There’s a flip side to that lack of experience and training: an excess of familiarity. The normal challenges of getting the news right are compounded by the dynamics of small communities, where many people know each other by sight, and reporters may bump into the same people they just (mis)quoted in the morning paper at the coffee station in the local deli. Depending on the personalities involved, this can result in treating subjects with kid gloves, or in overheated ego clashes. In a big city newsroom, a reporter may go a year without reporting on the same person twice, or seeing his subjects faceto- face; in a small town, those are daily occurrences.
Others cite polarized demographics as a root cause of local media woes. On the one hand, there are many longtime residents who still refer to “taking the evening paper,” decades after the advent of morning delivery. On the other are so-called “newcomers” (which could mean transplants who’ve been here for thirty years), eager to get to know their adopted community.
As one respondent observed: “Our press has been at a crossroads for a few years, trying to cater to a dwindling population of older, conservative residents, often antagonizing more liberal ‘newcomers’. The groups clash, their news interests clash, and their political preferences clash. I don’t know what the answer is, but small-town papers can’t survive forever by delivering an aging news style to an aging population.”
Or can they? Perversely, shoddy or inflammatory reporting may actually pay off. Frustration over factual errors, wrongheaded editorials, and biased reporting has a way of boosting newsstand sales. Reader outrage creates buzz: You won’t believe what they wrote in the paper! While panning area papers, nearly two out of three survey respondents reported that they’d bothered to write at least one letter-to-theeditor at some point. Almost all did so to object to a mistake, omission, or bias. At least they cared enough to write.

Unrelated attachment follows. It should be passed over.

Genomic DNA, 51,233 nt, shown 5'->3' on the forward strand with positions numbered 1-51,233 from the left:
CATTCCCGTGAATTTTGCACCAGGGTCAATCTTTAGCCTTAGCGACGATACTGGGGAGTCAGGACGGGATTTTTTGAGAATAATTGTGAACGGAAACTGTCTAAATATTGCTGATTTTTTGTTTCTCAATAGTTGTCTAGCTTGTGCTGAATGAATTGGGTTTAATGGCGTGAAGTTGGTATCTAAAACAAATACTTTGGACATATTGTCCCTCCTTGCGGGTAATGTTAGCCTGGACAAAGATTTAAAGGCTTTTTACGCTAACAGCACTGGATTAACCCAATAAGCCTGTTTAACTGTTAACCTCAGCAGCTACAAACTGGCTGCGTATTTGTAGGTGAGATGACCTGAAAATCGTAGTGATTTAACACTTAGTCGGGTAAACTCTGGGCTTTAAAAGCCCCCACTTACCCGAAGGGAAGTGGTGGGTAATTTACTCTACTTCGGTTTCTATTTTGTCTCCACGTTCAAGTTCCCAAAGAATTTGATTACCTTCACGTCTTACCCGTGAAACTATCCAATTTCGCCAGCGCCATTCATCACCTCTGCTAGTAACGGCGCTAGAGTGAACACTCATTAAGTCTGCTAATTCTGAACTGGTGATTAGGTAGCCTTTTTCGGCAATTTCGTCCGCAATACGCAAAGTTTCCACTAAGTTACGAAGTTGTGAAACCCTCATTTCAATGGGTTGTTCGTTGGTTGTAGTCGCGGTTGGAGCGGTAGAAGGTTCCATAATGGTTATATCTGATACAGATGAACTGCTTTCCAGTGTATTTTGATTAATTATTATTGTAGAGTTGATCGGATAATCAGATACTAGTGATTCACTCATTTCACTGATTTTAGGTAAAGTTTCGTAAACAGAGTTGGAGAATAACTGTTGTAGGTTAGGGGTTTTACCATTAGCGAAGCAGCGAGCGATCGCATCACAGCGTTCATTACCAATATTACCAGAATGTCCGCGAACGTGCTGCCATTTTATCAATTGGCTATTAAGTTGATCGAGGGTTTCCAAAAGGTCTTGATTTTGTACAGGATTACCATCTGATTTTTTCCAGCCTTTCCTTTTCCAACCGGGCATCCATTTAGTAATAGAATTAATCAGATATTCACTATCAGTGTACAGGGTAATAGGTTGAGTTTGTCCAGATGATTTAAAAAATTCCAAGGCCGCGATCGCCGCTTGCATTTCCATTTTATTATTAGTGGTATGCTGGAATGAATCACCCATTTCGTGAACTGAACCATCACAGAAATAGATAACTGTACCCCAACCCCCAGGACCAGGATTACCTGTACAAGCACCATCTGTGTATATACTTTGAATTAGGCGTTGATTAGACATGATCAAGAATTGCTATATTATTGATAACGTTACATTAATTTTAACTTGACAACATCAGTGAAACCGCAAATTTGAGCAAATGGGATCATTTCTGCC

In 1991, media critics Daniel Riffe and Don Sneed took note of that odd dynamic: “Public support for a newspaper…may center on its entertainment value, the controversy or public discussion it foments, the extremism of the views contained within its columns…” After several drinks at a Hudson bar, one young local reporter unabashedly admitted to “stirring the pot” from time to time, just to build buzz.
Circulation of local and regional dailies is way down from a generation ago. Some years ago, over lunch at the diner, former Register editor Bill Wyman recalled that in the 1980s, circulation peaked at over 15,000. The paper’s reach back then was long enough to publish a separate Dutchess County edition. When the Johnson family of Watertown, New York, acquired it in 1997, The Register still had 10,000 daily readers.